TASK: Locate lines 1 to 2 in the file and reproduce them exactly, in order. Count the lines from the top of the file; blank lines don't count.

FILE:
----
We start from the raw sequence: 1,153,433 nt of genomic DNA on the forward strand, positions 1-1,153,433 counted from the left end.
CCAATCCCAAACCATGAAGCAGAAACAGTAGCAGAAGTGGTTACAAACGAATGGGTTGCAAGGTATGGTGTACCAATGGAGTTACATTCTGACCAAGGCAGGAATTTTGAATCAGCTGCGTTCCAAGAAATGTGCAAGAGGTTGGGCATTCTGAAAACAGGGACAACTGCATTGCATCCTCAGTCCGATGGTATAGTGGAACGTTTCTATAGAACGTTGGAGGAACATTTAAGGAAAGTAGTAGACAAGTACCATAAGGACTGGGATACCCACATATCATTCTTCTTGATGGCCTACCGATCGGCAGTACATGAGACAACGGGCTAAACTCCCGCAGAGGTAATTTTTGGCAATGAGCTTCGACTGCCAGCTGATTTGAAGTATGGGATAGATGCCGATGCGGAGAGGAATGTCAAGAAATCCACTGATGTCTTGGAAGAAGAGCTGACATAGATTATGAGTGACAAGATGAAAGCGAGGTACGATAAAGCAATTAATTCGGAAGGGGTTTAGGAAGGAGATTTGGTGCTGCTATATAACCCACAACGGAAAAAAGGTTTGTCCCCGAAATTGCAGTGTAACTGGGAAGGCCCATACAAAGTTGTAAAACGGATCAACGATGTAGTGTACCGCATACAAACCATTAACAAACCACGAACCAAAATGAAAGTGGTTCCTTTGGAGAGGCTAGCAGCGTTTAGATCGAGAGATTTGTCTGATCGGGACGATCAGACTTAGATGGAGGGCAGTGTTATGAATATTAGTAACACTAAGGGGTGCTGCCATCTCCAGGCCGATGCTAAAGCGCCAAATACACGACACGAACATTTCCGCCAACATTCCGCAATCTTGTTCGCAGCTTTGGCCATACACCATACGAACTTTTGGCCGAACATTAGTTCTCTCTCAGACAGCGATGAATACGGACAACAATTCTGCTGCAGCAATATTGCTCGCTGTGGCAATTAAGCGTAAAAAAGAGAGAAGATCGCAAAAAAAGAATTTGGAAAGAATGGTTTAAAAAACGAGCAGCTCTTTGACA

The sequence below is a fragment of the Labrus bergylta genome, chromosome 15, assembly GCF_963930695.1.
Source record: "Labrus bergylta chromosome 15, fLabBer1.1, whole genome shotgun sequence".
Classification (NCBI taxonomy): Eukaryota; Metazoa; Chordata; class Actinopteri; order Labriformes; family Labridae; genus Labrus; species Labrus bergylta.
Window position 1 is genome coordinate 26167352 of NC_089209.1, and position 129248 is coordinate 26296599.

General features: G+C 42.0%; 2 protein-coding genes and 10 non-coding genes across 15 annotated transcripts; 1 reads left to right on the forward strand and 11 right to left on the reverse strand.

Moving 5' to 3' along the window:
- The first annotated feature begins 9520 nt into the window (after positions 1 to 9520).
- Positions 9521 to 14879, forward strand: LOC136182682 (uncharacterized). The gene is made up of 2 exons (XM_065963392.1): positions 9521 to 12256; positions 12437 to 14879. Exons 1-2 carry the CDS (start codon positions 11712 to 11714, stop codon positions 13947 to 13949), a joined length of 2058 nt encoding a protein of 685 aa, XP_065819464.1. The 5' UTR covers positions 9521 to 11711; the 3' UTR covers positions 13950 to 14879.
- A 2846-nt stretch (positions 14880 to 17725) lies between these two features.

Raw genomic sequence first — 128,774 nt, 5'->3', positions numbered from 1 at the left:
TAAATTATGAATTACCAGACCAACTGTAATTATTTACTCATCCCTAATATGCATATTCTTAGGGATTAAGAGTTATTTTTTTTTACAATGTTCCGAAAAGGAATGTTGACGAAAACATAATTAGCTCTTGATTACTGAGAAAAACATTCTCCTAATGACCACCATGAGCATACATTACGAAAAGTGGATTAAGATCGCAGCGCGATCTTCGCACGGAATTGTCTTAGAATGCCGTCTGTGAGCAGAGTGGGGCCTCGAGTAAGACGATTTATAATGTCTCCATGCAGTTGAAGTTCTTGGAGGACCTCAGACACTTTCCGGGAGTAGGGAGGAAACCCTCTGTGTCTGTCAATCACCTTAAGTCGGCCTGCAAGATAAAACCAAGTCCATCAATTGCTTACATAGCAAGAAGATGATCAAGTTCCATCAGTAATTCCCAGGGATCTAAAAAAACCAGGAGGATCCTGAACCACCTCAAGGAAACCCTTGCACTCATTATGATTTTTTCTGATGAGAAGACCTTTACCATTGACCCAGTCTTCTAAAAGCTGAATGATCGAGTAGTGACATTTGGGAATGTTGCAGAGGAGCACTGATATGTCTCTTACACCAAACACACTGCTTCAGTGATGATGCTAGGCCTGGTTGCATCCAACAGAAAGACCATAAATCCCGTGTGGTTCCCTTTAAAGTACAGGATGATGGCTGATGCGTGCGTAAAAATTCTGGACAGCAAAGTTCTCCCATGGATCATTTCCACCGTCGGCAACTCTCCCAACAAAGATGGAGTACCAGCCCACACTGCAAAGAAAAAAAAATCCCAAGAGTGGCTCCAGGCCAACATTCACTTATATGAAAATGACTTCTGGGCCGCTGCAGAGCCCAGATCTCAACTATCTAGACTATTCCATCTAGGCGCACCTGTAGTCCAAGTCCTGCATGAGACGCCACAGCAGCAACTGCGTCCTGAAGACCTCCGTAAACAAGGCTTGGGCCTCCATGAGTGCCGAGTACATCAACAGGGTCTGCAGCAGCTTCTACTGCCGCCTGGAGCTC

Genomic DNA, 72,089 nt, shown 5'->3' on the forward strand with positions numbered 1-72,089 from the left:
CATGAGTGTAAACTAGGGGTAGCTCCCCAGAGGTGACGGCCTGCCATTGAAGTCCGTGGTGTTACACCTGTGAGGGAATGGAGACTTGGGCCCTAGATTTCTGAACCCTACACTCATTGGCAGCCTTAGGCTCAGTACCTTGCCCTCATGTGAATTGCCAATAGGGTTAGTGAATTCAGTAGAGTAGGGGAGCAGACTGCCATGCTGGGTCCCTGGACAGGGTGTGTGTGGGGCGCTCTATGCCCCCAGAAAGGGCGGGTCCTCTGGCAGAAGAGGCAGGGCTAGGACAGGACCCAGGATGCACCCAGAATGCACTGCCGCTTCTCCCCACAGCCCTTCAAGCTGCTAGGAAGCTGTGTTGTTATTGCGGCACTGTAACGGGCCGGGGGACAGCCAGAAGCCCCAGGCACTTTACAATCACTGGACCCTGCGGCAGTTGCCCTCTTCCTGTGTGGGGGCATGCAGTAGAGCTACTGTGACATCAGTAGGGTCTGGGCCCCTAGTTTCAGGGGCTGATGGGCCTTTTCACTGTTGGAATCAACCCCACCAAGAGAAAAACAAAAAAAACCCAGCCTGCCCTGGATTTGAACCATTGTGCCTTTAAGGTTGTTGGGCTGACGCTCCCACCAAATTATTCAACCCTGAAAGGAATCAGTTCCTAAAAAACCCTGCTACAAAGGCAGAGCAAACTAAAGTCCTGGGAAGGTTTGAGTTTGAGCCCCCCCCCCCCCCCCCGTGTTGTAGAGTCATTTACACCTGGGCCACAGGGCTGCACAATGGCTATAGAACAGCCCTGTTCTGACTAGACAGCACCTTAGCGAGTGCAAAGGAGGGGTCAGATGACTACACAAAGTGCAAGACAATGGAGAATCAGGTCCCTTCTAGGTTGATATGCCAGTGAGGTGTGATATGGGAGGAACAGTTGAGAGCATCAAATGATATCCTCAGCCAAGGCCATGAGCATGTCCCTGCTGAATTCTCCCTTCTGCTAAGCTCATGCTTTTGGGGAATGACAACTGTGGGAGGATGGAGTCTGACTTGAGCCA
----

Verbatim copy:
We start from the raw sequence: 1,153,433 nt of genomic DNA on the forward strand, positions 1-1,153,433 counted from the left end.
CCAATCCCAAACCATGAAGCAGAAACAGTAGCAGAAGTGGTTACAAACGAATGGGTTGCAAGGTATGGTGTACCAATGGAGTTACATTCTGACCAAGGCAGGAATTTTGAATCAGCTGCGTTCCAAGAAATGTGCAAGAGGTTGGGCATTCTGAAAACAGGGACAACTGCATTGCATCCTCAGTCCGATGGTATAGTGGAACGTTTCTATAGAACGTTGGAGGAACATTTAAGGAAAGTAGTAGACAAGTACCATAAGGACTGGGATACCCACATATCATTCTTCTTGATGGCCTACCGATCGGCAGTACATGAGACAACGGGCTAAACTCCCGCAGAGGTAATTTTTGGCAATGAGCTTCGACTGCCAGCTGATTTGAAGTATGGGATAGATGCCGATGCGGAGAGGAATGTCAAGAAATCCACTGATGTCTTGGAAGAAGAGCTGACATAGATTATGAGTGACAAGATGAAAGCGAGGTACGATAAAGCAATTAATTCGGAAGGGGTTTAGGAAGGAGATTTGGTGCTGCTATATAACCCACAACGGAAAAAAGGTTTGTCCCCGAAATTGCAGTGTAACTGGGAAGGCCCATACAAAGTTGTAAAACGGATCAACGATGTAGTGTACCGCATACAAACCATTAACAAACCACGAACCAAAATGAAAGTGGTTCCTTTGGAGAGGCTAGCAGCGTTTAGATCGAGAGATTTGTCTGATCGGGACGATCAGACTTAGATGGAGGGCAGTGTTATGAATATTAGTAACACTAAGGGGTGCTGCCATCTCCAGGCCGATGCTAAAGCGCCAAATACACGACACGAACATTTCCGCCAACATTCCGCAATCTTGTTCGCAGCTTTGGCCATACACCATACGAACTTTTGGCCGAACATTAGTTCTCTCTCAGACAGCGATGAATACGGACAACAATTCTGCTGCAGCAATATTGCTCGCTGTGGCAATTAAGCGTAAAAAAGAGAGAAGATCGCAAAAAAAGAATTTGGAAAGAATGGTTTAAAAAACGAGCAGCTCTTTGACA